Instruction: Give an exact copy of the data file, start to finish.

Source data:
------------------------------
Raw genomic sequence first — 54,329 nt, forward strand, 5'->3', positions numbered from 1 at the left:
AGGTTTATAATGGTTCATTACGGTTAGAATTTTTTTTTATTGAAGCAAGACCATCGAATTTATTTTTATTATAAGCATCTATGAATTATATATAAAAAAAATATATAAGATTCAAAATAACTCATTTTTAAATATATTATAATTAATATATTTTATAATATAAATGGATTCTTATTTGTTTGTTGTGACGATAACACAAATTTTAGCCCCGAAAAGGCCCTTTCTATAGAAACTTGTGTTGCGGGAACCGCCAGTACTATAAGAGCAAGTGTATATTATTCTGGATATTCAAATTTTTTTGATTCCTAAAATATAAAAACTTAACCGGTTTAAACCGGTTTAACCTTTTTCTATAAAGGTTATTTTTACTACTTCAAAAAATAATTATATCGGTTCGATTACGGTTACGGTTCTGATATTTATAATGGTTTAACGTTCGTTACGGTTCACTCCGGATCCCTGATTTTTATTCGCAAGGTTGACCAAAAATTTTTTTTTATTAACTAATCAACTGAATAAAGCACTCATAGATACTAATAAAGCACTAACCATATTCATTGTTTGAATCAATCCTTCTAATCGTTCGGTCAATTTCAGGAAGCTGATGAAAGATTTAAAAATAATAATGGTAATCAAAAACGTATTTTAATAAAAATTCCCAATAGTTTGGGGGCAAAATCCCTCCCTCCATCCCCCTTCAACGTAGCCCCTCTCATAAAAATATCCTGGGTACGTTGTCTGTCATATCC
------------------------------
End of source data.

Raw genomic sequence first — 54,329 nt, forward strand, 5'->3', positions numbered from 1 at the left:
AGGTTTATAATGGTTCATTACGGTTAGAATTTTTTTTTATTGAAGCAAGACCATCGAATTTATTTTTATTATAAGCATCTATGAATTATATATAAAAAAAATATATAAGATTCAAAATAACTCATTTTTAAATATATTATAATTAATATATTTTATAATATAAATGGATTCTTATTTGTTTGTTGTGACGATAACACAAATTTTAGCCCCGAAAAGGCCCTTTCTATAGAAACTTGTGTTGCGGGAACCGCCAGTACTATAAGAGCAAGTGTATATTATTCTGGATATTCAAATTTTTTTGATTCCTAAAATATAAAAACTTAACCGGTTTAAACCGGTTTAACCTTTTTCTATAAAGGTTATTTTTACTACTTCAAAAAATAATTATATCGGTTCGATTACGGTTACGGTTCTGATATTTATAATGGTTTAACGTTCGTTACGGTTCACTCCGGATCCCTGATTTTTATTCGCAAGGTTGACCAAAAATTTTTTTTTATTAACTAATCAACTGAATAAAGCACTCATAGATACTAATAAAGCACTAACCATATTCATTGTTTGAATCAATCCTTCTAATCGTTCGGTCAATTTCAGGAAGCTGATGAAAGATTTAAAAATAATAATGGTAATCAAAAACGTATTTTAATAAAAATTCCCAATAGTTTGGGGGCAAAATCCCTCCCTCCATCCCCCTTCAACGTAGCCCCTCTCATAAAAATATCCTGGGTACGTTGTCTGTCATATCC